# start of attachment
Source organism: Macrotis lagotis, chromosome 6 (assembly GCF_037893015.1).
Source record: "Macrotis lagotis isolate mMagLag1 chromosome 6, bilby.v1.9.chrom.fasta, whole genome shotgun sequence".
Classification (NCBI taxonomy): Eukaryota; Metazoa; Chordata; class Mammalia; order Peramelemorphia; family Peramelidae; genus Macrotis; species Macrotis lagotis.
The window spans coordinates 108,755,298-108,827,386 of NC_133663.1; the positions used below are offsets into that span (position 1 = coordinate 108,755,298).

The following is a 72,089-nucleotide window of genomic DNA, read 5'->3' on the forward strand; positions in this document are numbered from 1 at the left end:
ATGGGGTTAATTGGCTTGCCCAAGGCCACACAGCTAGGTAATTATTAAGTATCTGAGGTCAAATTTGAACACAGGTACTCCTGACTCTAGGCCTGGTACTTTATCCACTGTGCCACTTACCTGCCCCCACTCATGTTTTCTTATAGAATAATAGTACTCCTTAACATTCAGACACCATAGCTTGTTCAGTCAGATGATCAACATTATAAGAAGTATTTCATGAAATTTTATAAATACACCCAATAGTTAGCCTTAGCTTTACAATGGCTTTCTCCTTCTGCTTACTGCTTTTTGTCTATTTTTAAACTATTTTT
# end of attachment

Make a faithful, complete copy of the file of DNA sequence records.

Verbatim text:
Source organism: Macrotis lagotis, chromosome 6 (assembly GCF_037893015.1).
Source record: "Macrotis lagotis isolate mMagLag1 chromosome 6, bilby.v1.9.chrom.fasta, whole genome shotgun sequence".
Classification (NCBI taxonomy): Eukaryota; Metazoa; Chordata; class Mammalia; order Peramelemorphia; family Peramelidae; genus Macrotis; species Macrotis lagotis.
The window spans coordinates 108,755,298-108,827,386 of NC_133663.1; the positions used below are offsets into that span (position 1 = coordinate 108,755,298).

The following is a 72,089-nucleotide window of genomic DNA, read 5'->3' on the forward strand; positions in this document are numbered from 1 at the left end:
ATGGGGTTAATTGGCTTGCCCAAGGCCACACAGCTAGGTAATTATTAAGTATCTGAGGTCAAATTTGAACACAGGTACTCCTGACTCTAGGCCTGGTACTTTATCCACTGTGCCACTTACCTGCCCCCACTCATGTTTTCTTATAGAATAATAGTACTCCTTAACATTCAGACACCATAGCTTGTTCAGTCAGATGATCAACATTATAAGAAGTATTTCATGAAATTTTATAAATACACCCAATAGTTAGCCTTAGCTTTACAATGGCTTTCTCCTTCTGCTTACTGCTTTTTGTCTATTTTTAAACTATTTTT